Bonds of Morgan Stanley are the most active dollar-denominated corporate securities today, accounting for 3.42 percent of the volume of dealer trades of $1 million or more as of 12:17 p.m. in New York, according to Trace, the bond-price reporting system of the Financial Industry Regulatory Authority.
Pimco’s Dynamic Credit Income Fund intends to borrow money “as soon as reasonably practicable following the completion of the initial public offering,” according to the Jan. 25 prospectus. It may invest in a range of fixed-income securities, from corporate debt and mortgage-backed securities to government and municipal bonds.
If the new fund succeeds at raising the full $3.3 billion, it will become the biggest taxable-income closed-end fund, according to data from Morningstar Inc. It will be the largest closed-end fund IPO since the Eaton Vance Tax-Managed Global Diversified Equity Income Fund, which raised $6.03 billion in February 2007, according to Ipreo, a New York-based provider of market data.
Pimco’s $1.36 billion Dynamic Income Fund, its closed-end fund that started last year, has returned 29 percent including reinvested dividends since its inception on May 24, compared with 12.5 percent for the Bank of America Merrill Lynch U.S. High Yield index.
DoubleLine’s Income Solutions Fund “may invest in debt securities and other income-producing investments of any kind,” including an unlimited amount of securities rated below investment grade, according to a Jan. 15 filing. It also intends to borrow money through reverse-repurchases agreements, dollar-roll transactions, loans or lines of credit.
Mark Porterfield, a Pimco spokesman, and Loren Fleckenstein, of DoubleLine declined to comment on the new closed-end funds.
“Many investors are searching for income, they’re looking at closed-end funds as a good way to receive a more attractive yield,” said Cecilia Gondor, executive vice president at Miami-based Thomas J. Herzfeld Advisors Inc. “Closed-end funds tend to use more leverage than open-end funds because they don’t have to worry about cash inflows and outflows.”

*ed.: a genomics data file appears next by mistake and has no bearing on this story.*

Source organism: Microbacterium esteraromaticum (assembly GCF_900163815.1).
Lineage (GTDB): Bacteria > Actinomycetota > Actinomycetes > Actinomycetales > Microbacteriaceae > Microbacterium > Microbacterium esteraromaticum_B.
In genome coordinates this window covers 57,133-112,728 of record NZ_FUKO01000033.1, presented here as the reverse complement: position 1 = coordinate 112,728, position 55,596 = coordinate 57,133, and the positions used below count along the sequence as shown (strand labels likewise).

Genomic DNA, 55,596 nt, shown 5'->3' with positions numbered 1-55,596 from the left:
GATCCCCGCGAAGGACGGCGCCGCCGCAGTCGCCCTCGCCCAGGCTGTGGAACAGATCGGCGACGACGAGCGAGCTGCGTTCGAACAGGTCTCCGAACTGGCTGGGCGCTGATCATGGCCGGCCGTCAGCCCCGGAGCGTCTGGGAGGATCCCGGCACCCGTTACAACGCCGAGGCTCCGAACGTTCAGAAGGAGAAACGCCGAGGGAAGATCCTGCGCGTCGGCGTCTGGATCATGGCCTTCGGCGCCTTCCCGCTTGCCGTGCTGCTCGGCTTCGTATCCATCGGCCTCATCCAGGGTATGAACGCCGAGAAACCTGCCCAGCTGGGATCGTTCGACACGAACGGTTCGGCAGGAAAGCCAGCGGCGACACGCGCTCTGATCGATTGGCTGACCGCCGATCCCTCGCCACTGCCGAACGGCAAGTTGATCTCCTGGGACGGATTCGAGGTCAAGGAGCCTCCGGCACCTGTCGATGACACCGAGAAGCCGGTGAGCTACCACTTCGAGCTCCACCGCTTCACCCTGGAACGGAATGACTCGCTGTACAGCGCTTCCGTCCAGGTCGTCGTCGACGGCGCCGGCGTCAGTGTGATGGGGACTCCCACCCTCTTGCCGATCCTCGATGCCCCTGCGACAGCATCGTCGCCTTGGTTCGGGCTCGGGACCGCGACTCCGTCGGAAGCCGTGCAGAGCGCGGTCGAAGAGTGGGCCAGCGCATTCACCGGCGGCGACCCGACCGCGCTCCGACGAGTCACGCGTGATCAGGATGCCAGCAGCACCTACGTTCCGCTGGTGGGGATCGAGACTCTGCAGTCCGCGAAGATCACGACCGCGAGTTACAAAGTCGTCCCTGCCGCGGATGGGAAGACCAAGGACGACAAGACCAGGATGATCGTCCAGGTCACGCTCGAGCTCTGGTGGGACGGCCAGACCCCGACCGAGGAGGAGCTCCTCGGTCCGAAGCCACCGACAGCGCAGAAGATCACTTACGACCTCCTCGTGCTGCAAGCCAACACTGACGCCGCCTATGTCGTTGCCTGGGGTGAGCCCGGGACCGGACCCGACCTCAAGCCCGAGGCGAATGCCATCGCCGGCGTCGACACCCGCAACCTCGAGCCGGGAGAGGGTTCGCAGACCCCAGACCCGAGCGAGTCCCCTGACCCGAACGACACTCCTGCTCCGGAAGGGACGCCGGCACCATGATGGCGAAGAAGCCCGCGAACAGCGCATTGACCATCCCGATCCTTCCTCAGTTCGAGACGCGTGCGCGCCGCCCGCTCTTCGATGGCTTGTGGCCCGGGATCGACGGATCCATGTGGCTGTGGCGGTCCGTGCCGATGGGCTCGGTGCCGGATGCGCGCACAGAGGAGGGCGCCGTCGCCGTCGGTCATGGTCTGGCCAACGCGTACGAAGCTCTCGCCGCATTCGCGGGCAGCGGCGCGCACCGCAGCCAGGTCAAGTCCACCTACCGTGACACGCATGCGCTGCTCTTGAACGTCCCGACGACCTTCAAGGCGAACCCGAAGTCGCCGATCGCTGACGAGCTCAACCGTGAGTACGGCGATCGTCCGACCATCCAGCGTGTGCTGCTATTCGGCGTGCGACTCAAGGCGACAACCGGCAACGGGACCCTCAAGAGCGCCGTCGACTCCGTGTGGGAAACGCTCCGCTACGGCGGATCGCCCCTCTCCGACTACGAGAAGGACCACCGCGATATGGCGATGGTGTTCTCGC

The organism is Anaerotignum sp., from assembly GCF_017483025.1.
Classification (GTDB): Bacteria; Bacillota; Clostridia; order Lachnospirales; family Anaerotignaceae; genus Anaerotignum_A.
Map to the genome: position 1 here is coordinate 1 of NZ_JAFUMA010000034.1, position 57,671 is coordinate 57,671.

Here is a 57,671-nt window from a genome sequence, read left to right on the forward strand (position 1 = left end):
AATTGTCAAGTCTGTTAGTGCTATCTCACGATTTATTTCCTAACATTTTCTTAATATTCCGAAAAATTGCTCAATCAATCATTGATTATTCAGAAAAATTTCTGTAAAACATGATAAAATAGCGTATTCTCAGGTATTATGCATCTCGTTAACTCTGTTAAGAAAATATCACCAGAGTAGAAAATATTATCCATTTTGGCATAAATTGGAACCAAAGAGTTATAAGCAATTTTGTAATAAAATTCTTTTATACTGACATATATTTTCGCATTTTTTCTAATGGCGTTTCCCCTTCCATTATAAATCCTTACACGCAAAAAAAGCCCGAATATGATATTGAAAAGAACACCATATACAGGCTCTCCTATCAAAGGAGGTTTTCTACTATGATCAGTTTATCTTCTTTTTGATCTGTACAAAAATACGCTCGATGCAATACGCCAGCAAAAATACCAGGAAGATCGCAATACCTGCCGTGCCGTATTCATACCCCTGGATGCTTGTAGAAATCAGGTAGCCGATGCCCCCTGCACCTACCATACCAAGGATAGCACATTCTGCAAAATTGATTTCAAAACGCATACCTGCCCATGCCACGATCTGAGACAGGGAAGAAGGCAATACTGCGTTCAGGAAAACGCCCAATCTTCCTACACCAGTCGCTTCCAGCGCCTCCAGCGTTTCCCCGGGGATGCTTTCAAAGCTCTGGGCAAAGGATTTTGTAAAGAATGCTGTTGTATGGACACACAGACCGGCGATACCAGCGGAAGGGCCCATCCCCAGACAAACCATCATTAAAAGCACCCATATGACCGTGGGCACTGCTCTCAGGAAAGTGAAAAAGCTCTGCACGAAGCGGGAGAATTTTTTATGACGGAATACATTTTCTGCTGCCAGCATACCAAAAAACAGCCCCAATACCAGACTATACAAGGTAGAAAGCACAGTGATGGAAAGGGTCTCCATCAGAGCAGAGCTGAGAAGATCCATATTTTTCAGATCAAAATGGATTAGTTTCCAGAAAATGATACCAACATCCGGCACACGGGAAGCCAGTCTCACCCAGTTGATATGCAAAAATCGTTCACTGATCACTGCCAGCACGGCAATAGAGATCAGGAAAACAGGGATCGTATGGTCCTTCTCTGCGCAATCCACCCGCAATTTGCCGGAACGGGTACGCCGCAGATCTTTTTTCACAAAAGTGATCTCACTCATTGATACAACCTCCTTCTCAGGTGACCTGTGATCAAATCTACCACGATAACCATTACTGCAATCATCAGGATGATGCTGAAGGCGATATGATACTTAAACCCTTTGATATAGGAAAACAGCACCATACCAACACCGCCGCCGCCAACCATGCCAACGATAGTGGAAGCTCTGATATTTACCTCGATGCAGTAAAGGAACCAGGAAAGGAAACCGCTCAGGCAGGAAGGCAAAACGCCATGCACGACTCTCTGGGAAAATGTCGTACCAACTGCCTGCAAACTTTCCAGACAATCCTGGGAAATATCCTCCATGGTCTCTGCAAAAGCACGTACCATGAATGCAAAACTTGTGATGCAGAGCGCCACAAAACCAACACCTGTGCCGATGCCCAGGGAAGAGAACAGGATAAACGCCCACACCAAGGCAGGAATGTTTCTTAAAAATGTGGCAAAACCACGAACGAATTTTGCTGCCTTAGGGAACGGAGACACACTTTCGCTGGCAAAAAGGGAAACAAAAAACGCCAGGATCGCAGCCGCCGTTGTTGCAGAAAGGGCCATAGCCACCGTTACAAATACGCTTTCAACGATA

Unlike with mutual funds, money for closed-end funds is raised through an IPO. The number of shares outstanding is then fixed, with investors buying and selling units of the fund on the stock exchange.
Blackstone’s GSO Strategic Credit Fund obtained a credit line with up to $425 million available, according to a Dec. 21 release, making its potential total size $1.28 billion based on current net asset value.
KKR & Co. filed last year to create the Alternative Corporate Opportunities Fund, which has a closed-end structure and will invest in “special situations, direct lending and mezzanine finance,” co-chairman Henry Kravis said in a Dec. 4 presentation.
The Fed has held its benchmark interest rate between zero and 0.25 percent since December 2008, seeking to ignite an economy wounded by $2.1 trillion in global writedowns and credit losses from the financial crisis that began in 2007.
While the U.S. unemployment rate has declined to 7.8 percent from 10 percent at its 2009 peak, the average estimate of 83 economists surveyed by Bloomberg is for growth this year of 2 percent following 2.3 percent in 2012.
Prices on speculative-grade bonds have soared to an unprecedented 105.9 cents on the dollar, according to Bank of America Merrill Lynch index data. Yields on the index fell to 6.41 percent as of Jan. 25 from last year’s high of 8.46 percent last Jan. 3.
Closed-end funds have been able to take advantage of the record-low borrowing costs to increase returns, even as yields plunge, attracting individuals who rely on interest to pay monthly bills, said UBS’s Marfatia.
“A lot of the closed-end funds pay monthly dividends,” Marfatia said. “It’s all about income.”